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Researchers identify possible key to slow progression toward AIDS
Date:9/19/2012

One of the big mysteries of AIDS is why some HIV-positive people take more than a decade to progress to full-blown AIDS, if they progress at all.

Although the average time between HIV infection and AIDS in the absence of antiretroviral treatment is about 10 years, some individuals succumb within two years, while so-called slow progressors can stay healthy for 20 years or longer.

Researchers already know that many slow progressors carry a gene called HLA-B*57 (B57), an immune gene variant that is found in less than 5 percent of the general population but in 40 to 85 percent of slow progressors. Yet even among those with the B57 gene, the speed of disease progression can vary considerably.

Now, a group of investigators from the Multi-Center AIDS Cohort Study (MACS), housed within the UCLA AIDS Institute, may have uncovered the key to this variation. It is a killer T-cell immune response that occurs early on in HIV infection and targets a section or epitope of the HIV protein called IW9.

The novel findings are featured on the cover of the October issue of the Journal of Virology.

"Since the hope for a vaccine is that it would elicit immune control, the thought has been that understanding how B57 protection works would yield helpful lessons and principles for vaccine design," said Catherine Brennan, an assistant research scientist in the department of medicine at the David Geffen School of Medicine at UCLA and the study's lead author. "There have been a lot of efforts to understand how the immune response to HIV in B57 carriers is superior to the response in non-B57 carriers, but it has been hard to nail anything down conclusively."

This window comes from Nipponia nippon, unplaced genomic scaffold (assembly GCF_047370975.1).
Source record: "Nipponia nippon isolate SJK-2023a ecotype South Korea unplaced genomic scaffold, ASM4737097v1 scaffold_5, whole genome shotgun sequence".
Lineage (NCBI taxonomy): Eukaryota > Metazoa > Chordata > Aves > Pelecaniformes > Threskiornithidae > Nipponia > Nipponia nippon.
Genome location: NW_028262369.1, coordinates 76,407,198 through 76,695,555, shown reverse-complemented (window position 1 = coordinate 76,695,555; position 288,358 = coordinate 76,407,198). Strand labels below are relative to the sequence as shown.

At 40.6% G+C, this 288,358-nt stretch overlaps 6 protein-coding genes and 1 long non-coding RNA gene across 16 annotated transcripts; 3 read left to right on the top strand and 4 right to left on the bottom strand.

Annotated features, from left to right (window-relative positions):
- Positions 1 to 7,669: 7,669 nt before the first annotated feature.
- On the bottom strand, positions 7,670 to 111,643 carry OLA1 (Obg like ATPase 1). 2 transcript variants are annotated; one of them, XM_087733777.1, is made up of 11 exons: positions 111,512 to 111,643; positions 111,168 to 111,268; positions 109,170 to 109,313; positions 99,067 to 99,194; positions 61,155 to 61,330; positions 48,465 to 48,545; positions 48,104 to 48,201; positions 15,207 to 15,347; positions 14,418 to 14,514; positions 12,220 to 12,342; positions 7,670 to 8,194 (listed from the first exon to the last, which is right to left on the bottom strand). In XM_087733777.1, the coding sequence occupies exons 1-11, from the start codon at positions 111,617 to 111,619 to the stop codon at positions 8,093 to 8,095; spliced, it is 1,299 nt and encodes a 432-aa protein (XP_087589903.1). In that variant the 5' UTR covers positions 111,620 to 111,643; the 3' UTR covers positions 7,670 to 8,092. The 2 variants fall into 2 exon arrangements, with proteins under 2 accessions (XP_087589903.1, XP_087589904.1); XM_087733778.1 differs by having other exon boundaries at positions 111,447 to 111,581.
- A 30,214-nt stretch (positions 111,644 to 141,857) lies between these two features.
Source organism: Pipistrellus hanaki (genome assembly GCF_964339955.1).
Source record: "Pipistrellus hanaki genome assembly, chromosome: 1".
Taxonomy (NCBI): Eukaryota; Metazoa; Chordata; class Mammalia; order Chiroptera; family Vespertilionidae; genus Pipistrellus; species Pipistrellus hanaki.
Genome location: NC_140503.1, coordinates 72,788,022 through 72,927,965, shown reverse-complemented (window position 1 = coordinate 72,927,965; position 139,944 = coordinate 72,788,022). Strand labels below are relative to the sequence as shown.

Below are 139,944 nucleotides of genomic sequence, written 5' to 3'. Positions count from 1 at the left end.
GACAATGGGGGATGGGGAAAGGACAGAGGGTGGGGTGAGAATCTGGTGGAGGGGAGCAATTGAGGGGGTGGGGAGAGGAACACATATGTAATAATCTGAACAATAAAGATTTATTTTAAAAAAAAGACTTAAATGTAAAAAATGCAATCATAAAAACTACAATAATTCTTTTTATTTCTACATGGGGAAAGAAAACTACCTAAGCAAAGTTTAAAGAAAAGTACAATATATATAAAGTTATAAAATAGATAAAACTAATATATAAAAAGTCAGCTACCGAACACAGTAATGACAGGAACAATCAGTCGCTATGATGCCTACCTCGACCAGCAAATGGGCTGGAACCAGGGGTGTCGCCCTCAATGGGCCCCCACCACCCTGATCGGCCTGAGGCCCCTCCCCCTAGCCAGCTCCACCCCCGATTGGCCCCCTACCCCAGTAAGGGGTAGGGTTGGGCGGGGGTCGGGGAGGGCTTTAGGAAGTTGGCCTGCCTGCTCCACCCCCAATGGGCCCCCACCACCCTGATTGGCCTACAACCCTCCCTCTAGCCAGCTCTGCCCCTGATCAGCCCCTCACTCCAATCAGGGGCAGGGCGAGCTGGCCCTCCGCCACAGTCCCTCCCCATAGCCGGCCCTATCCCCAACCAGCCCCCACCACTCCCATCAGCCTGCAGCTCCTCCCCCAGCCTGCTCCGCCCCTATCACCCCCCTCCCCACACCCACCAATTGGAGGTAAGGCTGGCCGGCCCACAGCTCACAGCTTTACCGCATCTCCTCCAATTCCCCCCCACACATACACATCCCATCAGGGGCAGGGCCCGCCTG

HLA-B genes are known to work by activating killer T cells that recognize unique sections of proteins, or epitopes, but it has been a mystery which section or sections of HIV protein HLA-B57 and the killer T cells work through.

Previous research had large
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Contact: Enrique Rivero
erivero@mednet.ucla.edu
310-794-2273
University of California - Los Angeles Health Sciences
Source:Eurekalert

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